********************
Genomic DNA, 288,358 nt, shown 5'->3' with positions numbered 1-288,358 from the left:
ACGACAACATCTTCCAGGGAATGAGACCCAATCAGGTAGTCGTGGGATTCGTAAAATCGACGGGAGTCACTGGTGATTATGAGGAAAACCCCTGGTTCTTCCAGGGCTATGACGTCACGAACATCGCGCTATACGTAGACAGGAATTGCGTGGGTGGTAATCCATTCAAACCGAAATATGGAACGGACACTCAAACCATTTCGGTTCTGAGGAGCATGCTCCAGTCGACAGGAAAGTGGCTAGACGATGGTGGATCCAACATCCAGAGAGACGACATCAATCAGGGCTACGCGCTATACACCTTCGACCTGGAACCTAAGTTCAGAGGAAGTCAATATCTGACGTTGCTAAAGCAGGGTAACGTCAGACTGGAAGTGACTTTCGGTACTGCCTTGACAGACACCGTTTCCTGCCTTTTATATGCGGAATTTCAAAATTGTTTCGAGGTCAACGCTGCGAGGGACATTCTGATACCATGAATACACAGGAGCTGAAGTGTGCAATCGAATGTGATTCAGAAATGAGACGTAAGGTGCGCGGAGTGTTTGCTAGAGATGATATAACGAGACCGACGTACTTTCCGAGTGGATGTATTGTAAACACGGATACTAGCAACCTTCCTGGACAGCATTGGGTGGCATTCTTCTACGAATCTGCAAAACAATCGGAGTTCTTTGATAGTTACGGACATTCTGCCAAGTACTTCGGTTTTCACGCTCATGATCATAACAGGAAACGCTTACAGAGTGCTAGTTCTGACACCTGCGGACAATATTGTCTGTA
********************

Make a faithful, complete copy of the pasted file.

Genomic DNA, 288,358 nt, shown 5'->3' with positions numbered 1-288,358 from the left:
ACGACAACATCTTCCAGGGAATGAGACCCAATCAGGTAGTCGTGGGATTCGTAAAATCGACGGGAGTCACTGGTGATTATGAGGAAAACCCCTGGTTCTTCCAGGGCTATGACGTCACGAACATCGCGCTATACGTAGACAGGAATTGCGTGGGTGGTAATCCATTCAAACCGAAATATGGAACGGACACTCAAACCATTTCGGTTCTGAGGAGCATGCTCCAGTCGACAGGAAAGTGGCTAGACGATGGTGGATCCAACATCCAGAGAGACGACATCAATCAGGGCTACGCGCTATACACCTTCGACCTGGAACCTAAGTTCAGAGGAAGTCAATATCTGACGTTGCTAAAGCAGGGTAACGTCAGACTGGAAGTGACTTTCGGTACTGCCTTGACAGACACCGTTTCCTGCCTTTTATATGCGGAATTTCAAAATTGTTTCGAGGTCAACGCTGCGAGGGACATTCTGATACCATGAATACACAGGAGCTGAAGTGTGCAATCGAATGTGATTCAGAAATGAGACGTAAGGTGCGCGGAGTGTTTGCTAGAGATGATATAACGAGACCGACGTACTTTCCGAGTGGATGTATTGTAAACACGGATACTAGCAACCTTCCTGGACAGCATTGGGTGGCATTCTTCTACGAATCTGCAAAACAATCGGAGTTCTTTGATAGTTACGGACATTCTGCCAAGTACTTCGGTTTTCACGCTCATGATCATAACAGGAAACGCTTACAGAGTGCTAGTTCTGACACCTGCGGACAATATTGTCTGTA